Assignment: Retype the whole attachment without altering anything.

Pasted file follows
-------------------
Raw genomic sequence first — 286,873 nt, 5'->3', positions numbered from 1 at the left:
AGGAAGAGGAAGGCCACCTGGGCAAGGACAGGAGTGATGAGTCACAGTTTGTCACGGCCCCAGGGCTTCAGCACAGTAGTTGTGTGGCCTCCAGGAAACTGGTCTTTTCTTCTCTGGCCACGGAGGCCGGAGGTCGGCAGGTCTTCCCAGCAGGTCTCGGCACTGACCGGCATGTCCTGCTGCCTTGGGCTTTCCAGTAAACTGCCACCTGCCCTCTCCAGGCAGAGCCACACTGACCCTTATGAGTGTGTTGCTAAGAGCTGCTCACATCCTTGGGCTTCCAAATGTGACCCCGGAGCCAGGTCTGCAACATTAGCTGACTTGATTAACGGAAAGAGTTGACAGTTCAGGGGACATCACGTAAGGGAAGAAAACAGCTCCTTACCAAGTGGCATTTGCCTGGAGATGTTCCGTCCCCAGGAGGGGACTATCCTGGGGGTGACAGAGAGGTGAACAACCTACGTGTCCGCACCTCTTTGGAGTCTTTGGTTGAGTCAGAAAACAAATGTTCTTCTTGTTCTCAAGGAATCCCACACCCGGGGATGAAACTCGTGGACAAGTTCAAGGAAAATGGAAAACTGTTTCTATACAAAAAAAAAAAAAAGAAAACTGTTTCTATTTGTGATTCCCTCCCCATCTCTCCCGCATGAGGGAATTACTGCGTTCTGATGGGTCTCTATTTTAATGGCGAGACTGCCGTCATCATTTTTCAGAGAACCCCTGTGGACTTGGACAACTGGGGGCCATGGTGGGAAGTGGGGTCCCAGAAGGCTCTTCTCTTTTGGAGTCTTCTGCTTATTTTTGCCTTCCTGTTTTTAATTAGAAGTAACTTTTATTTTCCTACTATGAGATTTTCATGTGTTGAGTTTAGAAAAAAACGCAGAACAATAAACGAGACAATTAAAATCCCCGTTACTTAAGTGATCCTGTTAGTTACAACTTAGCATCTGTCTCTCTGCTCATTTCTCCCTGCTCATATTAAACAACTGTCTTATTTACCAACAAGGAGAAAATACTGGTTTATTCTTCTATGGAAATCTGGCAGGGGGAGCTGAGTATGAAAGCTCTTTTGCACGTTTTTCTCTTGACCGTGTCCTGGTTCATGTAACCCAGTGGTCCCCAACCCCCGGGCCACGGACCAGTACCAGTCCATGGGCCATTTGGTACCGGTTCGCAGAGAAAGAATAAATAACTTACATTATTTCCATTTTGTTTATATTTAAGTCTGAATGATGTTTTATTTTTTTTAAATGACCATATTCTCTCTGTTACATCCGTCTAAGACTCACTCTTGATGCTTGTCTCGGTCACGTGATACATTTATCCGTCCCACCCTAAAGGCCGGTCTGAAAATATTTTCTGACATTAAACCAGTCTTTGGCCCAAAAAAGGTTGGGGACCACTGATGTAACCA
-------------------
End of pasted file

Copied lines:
Raw genomic sequence first — 286,873 nt, 5'->3', positions numbered from 1 at the left:
AGGAAGAGGAAGGCCACCTGGGCAAGGACAGGAGTGATGAGTCACAGTTTGTCACGGCCCCAGGGCTTCAGCACAGTAGTTGTGTGGCCTCCAGGAAACTGGTCTTTTCTTCTCTGGCCACGGAGGCCGGAGGTCGGCAGGTCTTCCCAGCAGGTCTCGGCACTGACCGGCATGTCCTGCTGCCTTGGGCTTTCCAGTAAACTGCCACCTGCCCTCTCCAGGCAGAGCCACACTGACCCTTATGAGTGTGTTGCTAAGAGCTGCTCACATCCTTGGGCTTCCAAATGTGACCCCGGAGCCAGGTCTGCAACATTAGCTGACTTGATTAACGGAAAGAGTTGACAGTTCAGGGGACATCACGTAAGGGAAGAAAACAGCTCCTTACCAAGTGGCATTTGCCTGGAGATGTTCCGTCCCCAGGAGGGGACTATCCTGGGGGTGACAGAGAGGTGAACAACCTACGTGTCCGCACCTCTTTGGAGTCTTTGGTTGAGTCAGAAAACAAATGTTCTTCTTGTTCTCAAGGAATCCCACACCCGGGGATGAAACTCGTGGACAAGTTCAAGGAAAATGGAAAACTGTTTCTATACAAAAAAAAAAAAAAGAAAACTGTTTCTATTTGTGATTCCCTCCCCATCTCTCCCGCATGAGGGAATTACTGCGTTCTGATGGGTCTCTATTTTAATGGCGAGACTGCCGTCATCATTTTTCAGAGAACCCCTGTGGACTTGGACAACTGGGGGCCATGGTGGGAAGTGGGGTCCCAGAAGGCTCTTCTCTTTTGGAGTCTTCTGCTTATTTTTGCCTTCCTGTTTTTAATTAGAAGTAACTTTTATTTTCCTACTATGAGATTTTCATGTGTTGAGTTTAGAAAAAAACGCAGAACAATAAACGAGACAATTAAAATCCCCGTTACTTAAGTGATCCTGTTAGTTACAACTTAGCATCTGTCTCTCTGCTCATTTCTCCCTGCTCATATTAAACAACTGTCTTATTTACCAACAAGGAGAAAATACTGGTTTATTCTTCTATGGAAATCTGGCAGGGGGAGCTGAGTATGAAAGCTCTTTTGCACGTTTTTCTCTTGACCGTGTCCTGGTTCATGTAACCCAGTGGTCCCCAACCCCCGGGCCACGGACCAGTACCAGTCCATGGGCCATTTGGTACCGGTTCGCAGAGAAAGAATAAATAACTTACATTATTTCCATTTTGTTTATATTTAAGTCTGAATGATGTTTTATTTTTTTTAAATGACCATATTCTCTCTGTTACATCCGTCTAAGACTCACTCTTGATGCTTGTCTCGGTCACGTGATACATTTATCCGTCCCACCCTAAAGGCCGGTCTGAAAATATTTTCTGACATTAAACCAGTCTTTGGCCCAAAAAAGGTTGGGGACCACTGATGTAACCA